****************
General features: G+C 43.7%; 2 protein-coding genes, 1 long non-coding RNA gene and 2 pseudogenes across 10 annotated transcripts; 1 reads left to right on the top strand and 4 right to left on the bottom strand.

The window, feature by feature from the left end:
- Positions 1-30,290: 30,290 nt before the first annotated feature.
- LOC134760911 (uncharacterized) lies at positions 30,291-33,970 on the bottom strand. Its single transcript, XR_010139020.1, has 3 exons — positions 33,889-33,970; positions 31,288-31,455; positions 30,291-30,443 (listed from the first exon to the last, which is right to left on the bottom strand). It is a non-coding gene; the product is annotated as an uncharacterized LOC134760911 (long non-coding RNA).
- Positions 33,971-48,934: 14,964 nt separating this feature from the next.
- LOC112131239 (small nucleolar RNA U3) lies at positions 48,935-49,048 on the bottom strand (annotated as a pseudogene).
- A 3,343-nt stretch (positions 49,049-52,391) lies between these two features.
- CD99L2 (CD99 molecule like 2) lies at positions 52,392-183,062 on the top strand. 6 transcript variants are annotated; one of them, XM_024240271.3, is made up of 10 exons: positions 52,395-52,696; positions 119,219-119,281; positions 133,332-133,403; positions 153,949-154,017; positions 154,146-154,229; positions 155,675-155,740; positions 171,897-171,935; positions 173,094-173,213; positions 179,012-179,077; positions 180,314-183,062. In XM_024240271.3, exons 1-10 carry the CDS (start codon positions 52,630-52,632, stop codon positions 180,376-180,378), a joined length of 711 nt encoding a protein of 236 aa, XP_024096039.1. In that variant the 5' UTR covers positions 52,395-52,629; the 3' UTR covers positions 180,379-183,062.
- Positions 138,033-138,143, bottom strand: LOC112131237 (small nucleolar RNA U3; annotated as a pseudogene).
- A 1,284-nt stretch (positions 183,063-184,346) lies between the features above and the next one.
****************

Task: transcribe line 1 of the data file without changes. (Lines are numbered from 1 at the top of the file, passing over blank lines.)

General features: G+C 43.7%; 2 protein-coding genes, 1 long non-coding RNA gene and 2 pseudogenes across 10 annotated transcripts; 1 reads left to right on the top strand and 4 right to left on the bottom strand.